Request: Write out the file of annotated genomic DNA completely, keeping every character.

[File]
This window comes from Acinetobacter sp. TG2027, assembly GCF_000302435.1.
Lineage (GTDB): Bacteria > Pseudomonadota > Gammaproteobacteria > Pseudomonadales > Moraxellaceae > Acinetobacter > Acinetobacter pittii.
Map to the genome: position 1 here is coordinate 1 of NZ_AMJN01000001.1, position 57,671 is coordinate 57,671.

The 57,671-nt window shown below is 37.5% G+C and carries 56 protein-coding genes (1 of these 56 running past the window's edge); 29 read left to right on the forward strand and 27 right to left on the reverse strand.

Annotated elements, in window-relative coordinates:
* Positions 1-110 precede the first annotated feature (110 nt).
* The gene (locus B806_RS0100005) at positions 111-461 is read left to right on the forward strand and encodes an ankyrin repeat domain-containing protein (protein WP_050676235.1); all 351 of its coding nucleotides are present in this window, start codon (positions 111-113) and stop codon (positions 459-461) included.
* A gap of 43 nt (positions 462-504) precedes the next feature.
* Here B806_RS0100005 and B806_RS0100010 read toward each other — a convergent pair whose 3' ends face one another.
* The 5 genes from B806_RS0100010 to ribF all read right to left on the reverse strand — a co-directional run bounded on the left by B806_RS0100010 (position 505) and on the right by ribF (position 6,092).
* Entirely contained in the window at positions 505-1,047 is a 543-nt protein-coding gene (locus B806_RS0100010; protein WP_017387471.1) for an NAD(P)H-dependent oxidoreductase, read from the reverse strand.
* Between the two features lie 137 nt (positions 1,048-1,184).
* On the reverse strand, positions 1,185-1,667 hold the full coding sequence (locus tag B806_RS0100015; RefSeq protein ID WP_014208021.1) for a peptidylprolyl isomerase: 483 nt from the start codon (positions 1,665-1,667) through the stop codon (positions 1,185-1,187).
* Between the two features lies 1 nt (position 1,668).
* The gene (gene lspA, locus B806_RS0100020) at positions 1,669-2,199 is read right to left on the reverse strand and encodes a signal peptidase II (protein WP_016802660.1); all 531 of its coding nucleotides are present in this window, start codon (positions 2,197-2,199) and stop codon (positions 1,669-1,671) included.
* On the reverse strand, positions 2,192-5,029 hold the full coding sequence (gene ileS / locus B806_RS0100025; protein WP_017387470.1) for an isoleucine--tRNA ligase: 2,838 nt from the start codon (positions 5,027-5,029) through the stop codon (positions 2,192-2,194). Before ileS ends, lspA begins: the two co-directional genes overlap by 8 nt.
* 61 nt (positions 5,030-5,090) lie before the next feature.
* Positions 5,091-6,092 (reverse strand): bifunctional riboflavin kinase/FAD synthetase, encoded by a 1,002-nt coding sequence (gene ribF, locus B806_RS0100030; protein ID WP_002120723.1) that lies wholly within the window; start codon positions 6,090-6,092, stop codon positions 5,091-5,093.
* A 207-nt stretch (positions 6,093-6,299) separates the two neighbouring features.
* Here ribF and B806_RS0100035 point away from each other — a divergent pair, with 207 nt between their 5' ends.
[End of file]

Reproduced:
This window comes from Acinetobacter sp. TG2027, assembly GCF_000302435.1.
Lineage (GTDB): Bacteria > Pseudomonadota > Gammaproteobacteria > Pseudomonadales > Moraxellaceae > Acinetobacter > Acinetobacter pittii.
Map to the genome: position 1 here is coordinate 1 of NZ_AMJN01000001.1, position 57,671 is coordinate 57,671.

The 57,671-nt window shown below is 37.5% G+C and carries 56 protein-coding genes (1 of these 56 running past the window's edge); 29 read left to right on the forward strand and 27 right to left on the reverse strand.

Annotated elements, in window-relative coordinates:
* Positions 1-110 precede the first annotated feature (110 nt).
* The gene (locus B806_RS0100005) at positions 111-461 is read left to right on the forward strand and encodes an ankyrin repeat domain-containing protein (protein WP_050676235.1); all 351 of its coding nucleotides are present in this window, start codon (positions 111-113) and stop codon (positions 459-461) included.
* A gap of 43 nt (positions 462-504) precedes the next feature.
* Here B806_RS0100005 and B806_RS0100010 read toward each other — a convergent pair whose 3' ends face one another.
* The 5 genes from B806_RS0100010 to ribF all read right to left on the reverse strand — a co-directional run bounded on the left by B806_RS0100010 (position 505) and on the right by ribF (position 6,092).
* Entirely contained in the window at positions 505-1,047 is a 543-nt protein-coding gene (locus B806_RS0100010; protein WP_017387471.1) for an NAD(P)H-dependent oxidoreductase, read from the reverse strand.
* Between the two features lie 137 nt (positions 1,048-1,184).
* On the reverse strand, positions 1,185-1,667 hold the full coding sequence (locus tag B806_RS0100015; RefSeq protein ID WP_014208021.1) for a peptidylprolyl isomerase: 483 nt from the start codon (positions 1,665-1,667) through the stop codon (positions 1,185-1,187).
* Between the two features lies 1 nt (position 1,668).
* The gene (gene lspA, locus B806_RS0100020) at positions 1,669-2,199 is read right to left on the reverse strand and encodes a signal peptidase II (protein WP_016802660.1); all 531 of its coding nucleotides are present in this window, start codon (positions 2,197-2,199) and stop codon (positions 1,669-1,671) included.
* On the reverse strand, positions 2,192-5,029 hold the full coding sequence (gene ileS / locus B806_RS0100025; protein WP_017387470.1) for an isoleucine--tRNA ligase: 2,838 nt from the start codon (positions 5,027-5,029) through the stop codon (positions 2,192-2,194). Before ileS ends, lspA begins: the two co-directional genes overlap by 8 nt.
* 61 nt (positions 5,030-5,090) lie before the next feature.
* Positions 5,091-6,092 (reverse strand): bifunctional riboflavin kinase/FAD synthetase, encoded by a 1,002-nt coding sequence (gene ribF, locus B806_RS0100030; protein ID WP_002120723.1) that lies wholly within the window; start codon positions 6,090-6,092, stop codon positions 5,091-5,093.
* A 207-nt stretch (positions 6,093-6,299) separates the two neighbouring features.
* Here ribF and B806_RS0100035 point away from each other — a divergent pair, with 207 nt between their 5' ends.